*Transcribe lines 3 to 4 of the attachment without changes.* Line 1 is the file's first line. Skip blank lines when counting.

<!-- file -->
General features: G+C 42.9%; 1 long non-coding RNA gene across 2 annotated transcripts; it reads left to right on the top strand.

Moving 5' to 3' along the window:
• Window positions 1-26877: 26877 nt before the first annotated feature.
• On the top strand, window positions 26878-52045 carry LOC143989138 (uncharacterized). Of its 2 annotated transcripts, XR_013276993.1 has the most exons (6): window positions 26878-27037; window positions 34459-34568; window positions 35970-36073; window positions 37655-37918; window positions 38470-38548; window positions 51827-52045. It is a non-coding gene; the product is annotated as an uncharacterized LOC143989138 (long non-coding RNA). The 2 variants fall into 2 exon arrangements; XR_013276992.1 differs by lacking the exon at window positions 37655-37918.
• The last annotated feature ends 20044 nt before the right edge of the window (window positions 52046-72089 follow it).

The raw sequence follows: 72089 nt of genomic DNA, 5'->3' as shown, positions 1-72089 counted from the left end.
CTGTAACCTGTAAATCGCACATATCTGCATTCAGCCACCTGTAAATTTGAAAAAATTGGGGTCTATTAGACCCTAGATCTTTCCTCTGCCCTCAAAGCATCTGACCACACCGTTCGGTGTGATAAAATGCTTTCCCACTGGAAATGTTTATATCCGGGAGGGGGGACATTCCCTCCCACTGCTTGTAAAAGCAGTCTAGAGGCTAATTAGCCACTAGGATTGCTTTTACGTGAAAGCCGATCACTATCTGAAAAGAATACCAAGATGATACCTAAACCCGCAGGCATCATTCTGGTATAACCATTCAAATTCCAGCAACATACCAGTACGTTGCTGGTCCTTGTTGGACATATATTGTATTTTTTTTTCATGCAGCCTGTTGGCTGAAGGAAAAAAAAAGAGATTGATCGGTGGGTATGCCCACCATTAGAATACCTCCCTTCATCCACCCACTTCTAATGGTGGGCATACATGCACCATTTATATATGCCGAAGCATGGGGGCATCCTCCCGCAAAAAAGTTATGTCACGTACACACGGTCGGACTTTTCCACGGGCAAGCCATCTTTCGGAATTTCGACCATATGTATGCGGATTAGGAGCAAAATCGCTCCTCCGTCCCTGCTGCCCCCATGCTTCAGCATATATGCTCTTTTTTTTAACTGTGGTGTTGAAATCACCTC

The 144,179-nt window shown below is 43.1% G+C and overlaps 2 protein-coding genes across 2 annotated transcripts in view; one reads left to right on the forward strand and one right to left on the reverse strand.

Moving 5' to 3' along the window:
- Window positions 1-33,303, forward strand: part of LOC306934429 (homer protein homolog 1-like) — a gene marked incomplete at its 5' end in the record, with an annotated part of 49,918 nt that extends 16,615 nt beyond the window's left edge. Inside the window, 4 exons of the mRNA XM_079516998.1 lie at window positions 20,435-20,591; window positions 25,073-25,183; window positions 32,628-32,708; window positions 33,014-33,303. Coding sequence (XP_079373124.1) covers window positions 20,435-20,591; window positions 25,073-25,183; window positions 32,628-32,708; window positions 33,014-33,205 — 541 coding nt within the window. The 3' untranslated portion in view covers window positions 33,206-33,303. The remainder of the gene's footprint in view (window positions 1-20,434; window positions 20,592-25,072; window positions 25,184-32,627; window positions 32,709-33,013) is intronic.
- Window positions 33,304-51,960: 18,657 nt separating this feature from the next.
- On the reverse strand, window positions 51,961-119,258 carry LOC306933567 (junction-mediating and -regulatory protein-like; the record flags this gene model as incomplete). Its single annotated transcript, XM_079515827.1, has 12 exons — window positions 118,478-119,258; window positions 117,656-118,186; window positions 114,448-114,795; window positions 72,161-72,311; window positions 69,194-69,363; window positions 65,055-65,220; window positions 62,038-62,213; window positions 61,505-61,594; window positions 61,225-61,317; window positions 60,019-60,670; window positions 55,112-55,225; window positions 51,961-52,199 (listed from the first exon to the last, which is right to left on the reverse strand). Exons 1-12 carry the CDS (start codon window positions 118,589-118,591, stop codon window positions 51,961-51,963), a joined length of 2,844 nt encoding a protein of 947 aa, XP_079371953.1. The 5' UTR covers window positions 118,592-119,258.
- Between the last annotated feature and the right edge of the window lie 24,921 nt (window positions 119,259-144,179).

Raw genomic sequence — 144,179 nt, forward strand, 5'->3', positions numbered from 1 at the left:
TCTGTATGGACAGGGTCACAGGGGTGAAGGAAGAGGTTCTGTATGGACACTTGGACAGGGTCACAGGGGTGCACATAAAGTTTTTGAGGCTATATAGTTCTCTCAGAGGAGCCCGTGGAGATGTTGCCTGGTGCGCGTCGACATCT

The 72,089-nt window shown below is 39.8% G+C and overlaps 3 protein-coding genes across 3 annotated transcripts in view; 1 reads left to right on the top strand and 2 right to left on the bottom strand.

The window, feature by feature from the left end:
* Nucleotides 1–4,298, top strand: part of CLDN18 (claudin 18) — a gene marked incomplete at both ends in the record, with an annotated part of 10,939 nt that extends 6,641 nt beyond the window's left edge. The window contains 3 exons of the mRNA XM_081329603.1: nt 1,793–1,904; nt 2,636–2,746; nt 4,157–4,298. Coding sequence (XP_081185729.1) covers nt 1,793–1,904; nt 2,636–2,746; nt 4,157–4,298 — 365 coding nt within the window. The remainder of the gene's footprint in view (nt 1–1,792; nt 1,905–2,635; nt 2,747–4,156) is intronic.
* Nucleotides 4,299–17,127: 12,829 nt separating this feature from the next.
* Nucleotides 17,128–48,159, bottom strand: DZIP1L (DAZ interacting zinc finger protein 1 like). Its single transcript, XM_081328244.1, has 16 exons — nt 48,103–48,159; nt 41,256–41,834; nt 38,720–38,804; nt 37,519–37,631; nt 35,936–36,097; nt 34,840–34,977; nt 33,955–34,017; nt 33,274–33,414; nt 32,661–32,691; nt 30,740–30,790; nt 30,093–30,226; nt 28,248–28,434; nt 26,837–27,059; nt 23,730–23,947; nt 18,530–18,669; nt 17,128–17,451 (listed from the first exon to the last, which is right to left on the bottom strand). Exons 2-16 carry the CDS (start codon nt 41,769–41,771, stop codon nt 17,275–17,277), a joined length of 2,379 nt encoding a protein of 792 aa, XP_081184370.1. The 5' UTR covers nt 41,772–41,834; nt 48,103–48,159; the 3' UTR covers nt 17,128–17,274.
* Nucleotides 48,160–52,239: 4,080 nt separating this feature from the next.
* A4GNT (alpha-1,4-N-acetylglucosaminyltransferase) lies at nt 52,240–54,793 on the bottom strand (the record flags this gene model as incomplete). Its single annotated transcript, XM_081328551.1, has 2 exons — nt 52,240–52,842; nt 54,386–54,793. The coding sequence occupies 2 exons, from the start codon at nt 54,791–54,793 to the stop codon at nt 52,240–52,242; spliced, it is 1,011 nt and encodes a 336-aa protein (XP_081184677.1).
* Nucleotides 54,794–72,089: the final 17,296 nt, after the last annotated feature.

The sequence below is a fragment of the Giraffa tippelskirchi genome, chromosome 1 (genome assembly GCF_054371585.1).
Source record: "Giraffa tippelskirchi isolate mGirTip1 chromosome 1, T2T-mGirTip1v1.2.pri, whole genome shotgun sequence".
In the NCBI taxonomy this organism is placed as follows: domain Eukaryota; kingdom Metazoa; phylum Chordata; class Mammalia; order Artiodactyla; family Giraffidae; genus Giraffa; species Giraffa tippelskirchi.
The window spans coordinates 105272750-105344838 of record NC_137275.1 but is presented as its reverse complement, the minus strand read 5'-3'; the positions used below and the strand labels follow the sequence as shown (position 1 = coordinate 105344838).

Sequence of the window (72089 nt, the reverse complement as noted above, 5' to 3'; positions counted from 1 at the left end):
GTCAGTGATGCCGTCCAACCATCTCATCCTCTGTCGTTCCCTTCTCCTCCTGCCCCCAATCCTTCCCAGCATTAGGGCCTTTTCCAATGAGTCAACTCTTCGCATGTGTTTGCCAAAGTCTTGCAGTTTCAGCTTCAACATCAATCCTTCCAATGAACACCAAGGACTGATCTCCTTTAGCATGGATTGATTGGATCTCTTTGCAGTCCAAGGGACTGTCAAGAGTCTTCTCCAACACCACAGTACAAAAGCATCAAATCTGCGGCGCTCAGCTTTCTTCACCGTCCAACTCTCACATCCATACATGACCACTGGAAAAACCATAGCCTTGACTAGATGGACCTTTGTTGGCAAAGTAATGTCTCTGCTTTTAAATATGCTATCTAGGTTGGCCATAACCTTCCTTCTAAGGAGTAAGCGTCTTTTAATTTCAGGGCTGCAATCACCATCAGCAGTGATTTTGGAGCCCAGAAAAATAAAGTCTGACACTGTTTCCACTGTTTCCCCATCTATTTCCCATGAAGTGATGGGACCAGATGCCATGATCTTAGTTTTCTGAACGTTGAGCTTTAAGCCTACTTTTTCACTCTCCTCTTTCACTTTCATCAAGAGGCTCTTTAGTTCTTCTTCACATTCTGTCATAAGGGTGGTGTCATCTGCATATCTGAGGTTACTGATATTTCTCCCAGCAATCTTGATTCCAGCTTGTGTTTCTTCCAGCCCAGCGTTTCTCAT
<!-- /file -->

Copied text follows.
• Window positions 1-26877: 26877 nt before the first annotated feature.
• On the top strand, window positions 26878-52045 carry LOC143989138 (uncharacterized). Of its 2 annotated transcripts, XR_013276993.1 has the most exons (6): window positions 26878-27037; window positions 34459-34568; window positions 35970-36073; window positions 37655-37918; window positions 38470-38548; window positions 51827-52045. It is a non-coding gene; the product is annotated as an uncharacterized LOC143989138 (long non-coding RNA). The 2 variants fall into 2 exon arrangements; XR_013276992.1 differs by lacking the exon at window positions 37655-37918.